Could Brits fill the void left by foreign workers on farms amid coronavirus?

Farmers are concerned that coronavirus travel restrictions will affect the migrant seasonal workforc

Farmers are concerned that coronavirus travel restrictions will affect the migrant seasonal workforce which usually picks and packs many fruit and vegetable crops. Picture: Getty Images/iStockphoto - Credit: Getty Images/iStockphoto

Out-of-work Brits have been urged to step in to help farms harvest fruit and vegetables as the coronavirus pandemic prevents seasonal workers travelling from abroad.

Many East Anglian growers rely on labour from Eastern Europe to pick and pack fruit and vegetable crops.

But seasonal labour specialists HOPS says travel restrictions and tighter border controls around the world are having a major impact on the number of people willing to travel to the UK during the Covid-19 outbreak.

With the soft fruit-picking season due to get fully under way in April, the organisation wants British people to apply for those jobs – including students and people who may be temporarily out of work because of the coronavirus shutdown, such as those working in hospitality and catering.

MORE: ‘The real effect is inestimable’ – Royal Norfolk Show cancelled amid coronavirus crisis

HOPS operations director Sarah Boparan said: “We urgently need a UK labour force who can help harvest crops to feed the nation. At a time when international travel is restricted and people are panic buying due to the coronavirus, it is crucial that growers can provide enough British produce to our supermarkets and local shops.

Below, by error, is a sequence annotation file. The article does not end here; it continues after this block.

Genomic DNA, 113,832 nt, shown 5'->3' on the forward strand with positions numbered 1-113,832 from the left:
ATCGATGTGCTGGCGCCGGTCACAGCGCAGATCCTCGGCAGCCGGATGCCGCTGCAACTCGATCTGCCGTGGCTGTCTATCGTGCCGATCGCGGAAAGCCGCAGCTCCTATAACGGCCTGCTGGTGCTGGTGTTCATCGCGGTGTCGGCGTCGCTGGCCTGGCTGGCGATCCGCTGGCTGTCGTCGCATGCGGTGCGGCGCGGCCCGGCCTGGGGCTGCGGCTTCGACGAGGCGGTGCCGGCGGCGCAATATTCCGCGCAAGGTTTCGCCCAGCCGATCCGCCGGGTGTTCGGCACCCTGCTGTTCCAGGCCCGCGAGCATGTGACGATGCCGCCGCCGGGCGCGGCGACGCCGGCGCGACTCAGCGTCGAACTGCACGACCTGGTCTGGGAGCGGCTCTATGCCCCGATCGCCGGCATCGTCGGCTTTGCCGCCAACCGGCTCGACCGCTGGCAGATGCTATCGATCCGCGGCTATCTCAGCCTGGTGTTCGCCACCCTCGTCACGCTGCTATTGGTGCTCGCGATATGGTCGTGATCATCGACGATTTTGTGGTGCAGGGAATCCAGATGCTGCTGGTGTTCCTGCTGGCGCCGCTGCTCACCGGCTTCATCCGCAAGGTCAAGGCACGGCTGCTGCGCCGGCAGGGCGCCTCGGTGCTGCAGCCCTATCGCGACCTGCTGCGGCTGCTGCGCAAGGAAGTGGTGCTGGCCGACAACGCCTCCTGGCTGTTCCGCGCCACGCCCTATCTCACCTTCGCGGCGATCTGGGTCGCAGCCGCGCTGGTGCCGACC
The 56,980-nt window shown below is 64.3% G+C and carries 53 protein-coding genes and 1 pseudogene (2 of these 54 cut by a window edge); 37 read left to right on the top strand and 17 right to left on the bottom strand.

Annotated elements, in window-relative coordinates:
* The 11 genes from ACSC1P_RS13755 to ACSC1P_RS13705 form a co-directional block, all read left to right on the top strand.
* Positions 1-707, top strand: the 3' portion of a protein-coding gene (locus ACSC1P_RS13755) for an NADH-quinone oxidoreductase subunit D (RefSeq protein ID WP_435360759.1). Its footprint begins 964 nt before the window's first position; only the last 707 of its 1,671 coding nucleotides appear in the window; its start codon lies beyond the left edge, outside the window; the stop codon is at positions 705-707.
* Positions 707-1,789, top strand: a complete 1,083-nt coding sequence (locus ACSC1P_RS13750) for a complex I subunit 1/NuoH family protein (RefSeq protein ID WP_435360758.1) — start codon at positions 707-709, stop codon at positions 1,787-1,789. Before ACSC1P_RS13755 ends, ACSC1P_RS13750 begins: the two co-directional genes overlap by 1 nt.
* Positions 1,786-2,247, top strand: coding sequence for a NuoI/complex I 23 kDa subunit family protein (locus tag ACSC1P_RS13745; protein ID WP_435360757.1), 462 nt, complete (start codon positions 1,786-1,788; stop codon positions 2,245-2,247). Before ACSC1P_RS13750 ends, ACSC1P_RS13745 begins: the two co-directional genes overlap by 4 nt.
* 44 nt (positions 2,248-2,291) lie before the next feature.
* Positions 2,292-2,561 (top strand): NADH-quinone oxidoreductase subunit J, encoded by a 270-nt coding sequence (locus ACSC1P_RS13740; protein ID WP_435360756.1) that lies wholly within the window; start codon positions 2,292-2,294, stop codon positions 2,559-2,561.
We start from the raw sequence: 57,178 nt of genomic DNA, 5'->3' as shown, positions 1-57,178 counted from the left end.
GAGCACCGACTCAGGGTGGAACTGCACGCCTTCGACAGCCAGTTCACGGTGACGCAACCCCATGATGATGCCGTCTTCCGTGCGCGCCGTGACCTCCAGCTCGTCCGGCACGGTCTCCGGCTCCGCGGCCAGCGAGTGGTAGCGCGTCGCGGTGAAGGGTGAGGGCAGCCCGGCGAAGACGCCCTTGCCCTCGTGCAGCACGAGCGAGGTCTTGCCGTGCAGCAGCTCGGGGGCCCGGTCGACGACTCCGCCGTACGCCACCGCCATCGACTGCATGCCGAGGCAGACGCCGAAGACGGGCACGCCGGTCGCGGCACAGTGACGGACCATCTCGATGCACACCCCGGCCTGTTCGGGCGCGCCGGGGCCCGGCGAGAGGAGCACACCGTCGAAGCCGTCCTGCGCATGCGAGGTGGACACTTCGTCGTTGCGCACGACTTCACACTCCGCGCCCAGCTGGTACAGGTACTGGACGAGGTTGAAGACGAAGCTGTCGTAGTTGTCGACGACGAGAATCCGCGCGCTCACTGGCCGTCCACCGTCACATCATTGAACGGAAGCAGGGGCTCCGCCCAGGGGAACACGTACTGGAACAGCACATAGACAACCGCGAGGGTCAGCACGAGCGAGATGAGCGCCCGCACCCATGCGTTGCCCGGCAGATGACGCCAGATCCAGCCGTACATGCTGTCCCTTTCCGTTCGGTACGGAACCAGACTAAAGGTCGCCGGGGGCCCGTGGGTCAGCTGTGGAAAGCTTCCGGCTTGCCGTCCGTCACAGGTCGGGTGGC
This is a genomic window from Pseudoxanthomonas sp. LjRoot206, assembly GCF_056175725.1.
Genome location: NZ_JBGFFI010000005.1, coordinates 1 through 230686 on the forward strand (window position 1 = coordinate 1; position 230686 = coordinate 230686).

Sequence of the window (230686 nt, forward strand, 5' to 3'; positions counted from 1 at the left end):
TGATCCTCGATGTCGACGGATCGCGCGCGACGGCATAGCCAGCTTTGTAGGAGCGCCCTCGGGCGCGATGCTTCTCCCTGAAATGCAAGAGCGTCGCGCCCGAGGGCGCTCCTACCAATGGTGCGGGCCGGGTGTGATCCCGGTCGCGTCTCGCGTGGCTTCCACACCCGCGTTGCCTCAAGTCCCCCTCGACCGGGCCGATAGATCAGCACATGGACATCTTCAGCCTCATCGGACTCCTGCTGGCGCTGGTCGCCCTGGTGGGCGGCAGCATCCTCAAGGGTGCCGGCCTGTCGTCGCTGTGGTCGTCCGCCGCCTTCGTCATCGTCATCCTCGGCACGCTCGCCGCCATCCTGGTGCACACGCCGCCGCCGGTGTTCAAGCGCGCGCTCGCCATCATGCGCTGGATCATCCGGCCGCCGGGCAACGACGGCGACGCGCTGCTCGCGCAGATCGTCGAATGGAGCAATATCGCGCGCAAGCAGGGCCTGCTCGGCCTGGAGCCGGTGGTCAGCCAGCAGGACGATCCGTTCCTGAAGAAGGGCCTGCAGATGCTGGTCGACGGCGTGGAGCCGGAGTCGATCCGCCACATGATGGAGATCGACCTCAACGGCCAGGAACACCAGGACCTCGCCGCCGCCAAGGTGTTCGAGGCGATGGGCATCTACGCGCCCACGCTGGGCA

“As the peak season for soft fruit picking gets underway, HOPS is calling on British workers to help support the industry in jobs that are usually filled by EU workers.

“We are aware that there are many people facing sustained periods away from their usual employment or studies and HOPS can offer paid positions for those who are willing to work.”

Most Read

HOPS is a specialist in sourcing seasonal labour for the agricultural and horticultural industries, and is the former operator of the Harvesting Opportunity Permit Scheme (Great Britain) and the Seasonal Agricultural Workers Scheme (SAWS). The organisation is also working with The National Federation of Young Farmers’ Clubs (NFYFC) to help gather support from the YFC community.

READ MORE: Coronavirus: How will the outbreak affect food and farming?

National Farmers’ Union adviser Charles Hesketh, who leads on horticulture issues in the East Anglia region, said growers who relied on seasonal workers were extremely concerned about the impact coronavirus measures may have on their ability to recruit workers this year.

“Seasonal workers fulfil a hugely important role in East Anglia, helping to pick, pack and grade our fruit and vegetables,” he said.

“The industry is already working hard to promote available roles locally, recognising that this could help those who unfortunately find themselves out of work. We are also urging the government to address this situation as soon as possible and to implement any solution as a matter of urgency.”

READ MORE: Coronavirus in Norfolk